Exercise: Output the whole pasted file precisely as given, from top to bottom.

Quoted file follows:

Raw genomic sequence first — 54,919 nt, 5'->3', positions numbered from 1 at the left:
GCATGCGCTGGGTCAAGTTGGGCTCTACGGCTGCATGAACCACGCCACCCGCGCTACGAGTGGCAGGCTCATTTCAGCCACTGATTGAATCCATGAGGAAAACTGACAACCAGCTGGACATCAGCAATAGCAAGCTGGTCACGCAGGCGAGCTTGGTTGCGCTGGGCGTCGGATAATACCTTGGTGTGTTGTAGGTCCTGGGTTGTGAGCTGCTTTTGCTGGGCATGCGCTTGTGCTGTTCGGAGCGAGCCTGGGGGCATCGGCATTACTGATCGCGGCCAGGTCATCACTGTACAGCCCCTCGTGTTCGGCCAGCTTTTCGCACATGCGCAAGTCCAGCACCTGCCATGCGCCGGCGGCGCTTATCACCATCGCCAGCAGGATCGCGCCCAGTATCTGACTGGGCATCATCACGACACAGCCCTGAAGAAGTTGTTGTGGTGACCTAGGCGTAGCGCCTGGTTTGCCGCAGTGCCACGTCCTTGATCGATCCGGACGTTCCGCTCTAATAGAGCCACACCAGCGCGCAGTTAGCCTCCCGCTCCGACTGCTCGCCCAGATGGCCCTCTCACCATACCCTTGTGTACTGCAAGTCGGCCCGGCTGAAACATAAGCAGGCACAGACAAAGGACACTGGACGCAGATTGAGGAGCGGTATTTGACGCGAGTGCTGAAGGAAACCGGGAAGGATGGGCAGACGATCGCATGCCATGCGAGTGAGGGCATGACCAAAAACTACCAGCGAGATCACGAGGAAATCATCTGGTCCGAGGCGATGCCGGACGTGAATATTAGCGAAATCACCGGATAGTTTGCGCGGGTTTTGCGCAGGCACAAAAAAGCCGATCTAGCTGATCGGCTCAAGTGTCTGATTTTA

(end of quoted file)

Raw genomic sequence first — 54,919 nt, 5'->3', positions numbered from 1 at the left:
GCATGCGCTGGGTCAAGTTGGGCTCTACGGCTGCATGAACCACGCCACCCGCGCTACGAGTGGCAGGCTCATTTCAGCCACTGATTGAATCCATGAGGAAAACTGACAACCAGCTGGACATCAGCAATAGCAAGCTGGTCACGCAGGCGAGCTTGGTTGCGCTGGGCGTCGGATAATACCTTGGTGTGTTGTAGGTCCTGGGTTGTGAGCTGCTTTTGCTGGGCATGCGCTTGTGCTGTTCGGAGCGAGCCTGGGGGCATCGGCATTACTGATCGCGGCCAGGTCATCACTGTACAGCCCCTCGTGTTCGGCCAGCTTTTCGCACATGCGCAAGTCCAGCACCTGCCATGCGCCGGCGGCGCTTATCACCATCGCCAGCAGGATCGCGCCCAGTATCTGACTGGGCATCATCACGACACAGCCCTGAAGAAGTTGTTGTGGTGACCTAGGCGTAGCGCCTGGTTTGCCGCAGTGCCACGTCCTTGATCGATCCGGACGTTCCGCTCTAATAGAGCCACACCAGCGCGCAGTTAGCCTCCCGCTCCGACTGCTCGCCCAGATGGCCCTCTCACCATACCCTTGTGTACTGCAAGTCGGCCCGGCTGAAACATAAGCAGGCACAGACAAAGGACACTGGACGCAGATTGAGGAGCGGTATTTGACGCGAGTGCTGAAGGAAACCGGGAAGGATGGGCAGACGATCGCATGCCATGCGAGTGAGGGCATGACCAAAAACTACCAGCGAGATCACGAGGAAATCATCTGGTCCGAGGCGATGCCGGACGTGAATATTAGCGAAATCACCGGATAGTTTGCGCGGGTTTTGCGCAGGCACAAAAAAGCCGATCTAGCTGATCGGCTCAAGTGTCTGATTTTA